On Facebook I posted a simple statement that created quite a conversation. I posted, “I live by the principles contained in two books, first, the Bible and then, The Art of War. These two books cover all situations.”Later I added, “The only just war is for self defense” And yes this is a hard line in my dealings with people.
The great atrocities of history all have one thing in common, that human beings broke the golden rule with the idea that “The end justifies the means.” This is the basis for all evil. The invention of racism by those who wanted to profit from the land, labor and skills of Africans, the doctrine of “Manifest Destiny” (google it because it is no longer mentioned in American History courses) which justified the genocide of Native Americans, and the Holocaust which used Jews as the scapegoat for German's decline after World War I. In all three cases groups and individuals accepted the idea that is was okay to not treat others as they would have wanted to be treated. In modern times we should add the War on Drugs, which sets up both the attractive marketplace luring the long term victims of racism and feeds a profitable industry with the incarceration of people who may never have broken the golden rule. (enslaved for selling something to people who came to you)
I present these mass atrocities to make my point, but on an individual and organizational level, the same holds true. Stealing, cheating, lying, abusing, homicide, gossip, discrimination, disrespect and breaching covenants are all the same, people choosing to treat another or others differently than they would wish for themselves... toward an goal that they feel justifies doing so. There may be true psychopaths, people who have no moral compass who sometimes lead mass atrocities, but most evil is done by people who want something so badly that they fail to consider the impact on another or others, or believe in “necessary evils”, a very slippery slope, and a moral leap that, at least for me, designates a person as dangerous to others.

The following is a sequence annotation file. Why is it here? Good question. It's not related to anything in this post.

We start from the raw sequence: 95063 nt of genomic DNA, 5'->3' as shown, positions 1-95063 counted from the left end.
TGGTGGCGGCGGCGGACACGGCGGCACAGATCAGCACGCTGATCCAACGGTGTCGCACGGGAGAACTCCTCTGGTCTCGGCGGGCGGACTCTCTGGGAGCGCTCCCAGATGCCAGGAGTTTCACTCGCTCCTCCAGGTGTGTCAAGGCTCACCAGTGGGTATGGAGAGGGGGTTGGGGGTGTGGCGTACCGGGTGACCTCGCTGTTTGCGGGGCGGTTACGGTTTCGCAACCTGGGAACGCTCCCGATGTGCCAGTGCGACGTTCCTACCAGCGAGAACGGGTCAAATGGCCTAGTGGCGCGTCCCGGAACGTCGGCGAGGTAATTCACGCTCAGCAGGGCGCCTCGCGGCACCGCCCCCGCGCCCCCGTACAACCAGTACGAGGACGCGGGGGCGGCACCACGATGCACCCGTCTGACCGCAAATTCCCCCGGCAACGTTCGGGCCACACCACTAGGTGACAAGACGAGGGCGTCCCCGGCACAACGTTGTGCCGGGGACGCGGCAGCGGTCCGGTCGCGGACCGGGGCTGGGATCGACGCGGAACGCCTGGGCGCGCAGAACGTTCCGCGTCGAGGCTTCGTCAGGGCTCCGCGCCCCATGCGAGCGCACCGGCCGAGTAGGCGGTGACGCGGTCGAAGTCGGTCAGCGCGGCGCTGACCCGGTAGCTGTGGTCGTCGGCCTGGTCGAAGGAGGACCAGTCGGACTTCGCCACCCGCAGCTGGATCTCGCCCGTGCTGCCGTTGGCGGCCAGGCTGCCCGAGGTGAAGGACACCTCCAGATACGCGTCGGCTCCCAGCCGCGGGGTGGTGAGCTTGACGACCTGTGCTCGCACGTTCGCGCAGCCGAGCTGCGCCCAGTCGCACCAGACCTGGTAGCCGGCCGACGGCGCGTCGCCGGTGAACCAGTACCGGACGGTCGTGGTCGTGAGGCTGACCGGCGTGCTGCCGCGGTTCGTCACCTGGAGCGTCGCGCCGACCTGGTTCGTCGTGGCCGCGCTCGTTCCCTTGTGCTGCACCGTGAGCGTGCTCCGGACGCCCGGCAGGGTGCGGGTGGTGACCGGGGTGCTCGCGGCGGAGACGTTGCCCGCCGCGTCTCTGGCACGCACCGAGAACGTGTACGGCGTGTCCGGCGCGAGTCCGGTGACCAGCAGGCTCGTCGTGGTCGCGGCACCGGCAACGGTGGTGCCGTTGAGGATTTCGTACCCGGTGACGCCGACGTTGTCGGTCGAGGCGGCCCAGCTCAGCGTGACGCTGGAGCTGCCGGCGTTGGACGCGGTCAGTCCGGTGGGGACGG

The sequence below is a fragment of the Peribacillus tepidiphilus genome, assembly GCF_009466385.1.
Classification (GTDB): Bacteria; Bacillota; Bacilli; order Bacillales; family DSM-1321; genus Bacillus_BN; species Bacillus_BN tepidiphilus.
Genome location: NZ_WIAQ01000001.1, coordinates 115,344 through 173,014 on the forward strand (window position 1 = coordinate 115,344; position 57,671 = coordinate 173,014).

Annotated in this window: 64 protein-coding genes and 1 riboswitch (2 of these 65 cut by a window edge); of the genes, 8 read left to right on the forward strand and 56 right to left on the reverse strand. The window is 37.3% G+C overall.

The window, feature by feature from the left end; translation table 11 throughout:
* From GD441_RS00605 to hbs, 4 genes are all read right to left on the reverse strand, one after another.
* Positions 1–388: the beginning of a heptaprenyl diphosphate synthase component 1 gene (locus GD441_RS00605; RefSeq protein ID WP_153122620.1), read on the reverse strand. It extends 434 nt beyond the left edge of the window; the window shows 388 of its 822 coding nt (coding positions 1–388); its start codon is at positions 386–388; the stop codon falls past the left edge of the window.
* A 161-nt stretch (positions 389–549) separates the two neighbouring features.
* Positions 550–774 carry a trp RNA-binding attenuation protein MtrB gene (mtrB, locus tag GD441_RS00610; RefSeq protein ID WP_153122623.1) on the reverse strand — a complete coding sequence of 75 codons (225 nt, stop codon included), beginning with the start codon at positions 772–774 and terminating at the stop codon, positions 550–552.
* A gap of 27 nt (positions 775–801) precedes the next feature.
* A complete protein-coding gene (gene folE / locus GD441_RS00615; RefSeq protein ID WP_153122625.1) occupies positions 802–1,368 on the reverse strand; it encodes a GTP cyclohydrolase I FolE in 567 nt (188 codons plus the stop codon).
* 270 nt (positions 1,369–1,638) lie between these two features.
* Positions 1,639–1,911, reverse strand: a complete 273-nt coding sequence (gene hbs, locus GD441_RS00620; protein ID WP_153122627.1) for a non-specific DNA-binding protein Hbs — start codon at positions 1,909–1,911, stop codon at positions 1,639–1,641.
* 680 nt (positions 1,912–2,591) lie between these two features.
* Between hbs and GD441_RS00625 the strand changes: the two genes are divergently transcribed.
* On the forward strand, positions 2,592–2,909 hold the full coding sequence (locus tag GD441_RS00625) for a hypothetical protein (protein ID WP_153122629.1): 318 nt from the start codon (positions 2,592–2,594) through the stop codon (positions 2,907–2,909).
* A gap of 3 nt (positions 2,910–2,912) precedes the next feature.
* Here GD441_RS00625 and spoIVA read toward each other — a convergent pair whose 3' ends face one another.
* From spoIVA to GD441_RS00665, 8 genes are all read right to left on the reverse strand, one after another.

That is where “The Art of War” and a strategic lifestyle comes in. If you are going to fight evil, you cannot depend on it, so I've chosen to make my living outside of corporate America, serving a variety of consumers, small businesses and institutions, and developing a public persona that gives me some political leverage. At times even my Boo has expressed chagrin because I have consistently refused to engage in many opportunities that having access to power provides (no longer, having witnessed the “perpwalks” of familiar people who did). Making sure your lines of supply are redundant and invisible is a basic principle of the “Art of War”, not the Bible, but treating everyone as I would like to be treated is Biblical and the surest way to avoid war, by not having enemies. But I have been evil.
When I bought my present home, across the street from a park, the park was the focus of criminal activity, due to the war on drugs which caused addicts to come to this community with the money that fuels the crime. It was easy for the dope dealers to hide among the kids who were just trying to get their game on. Well, I got on my high horse and used my political access and clout to get the basketball goals removed... indefinitely.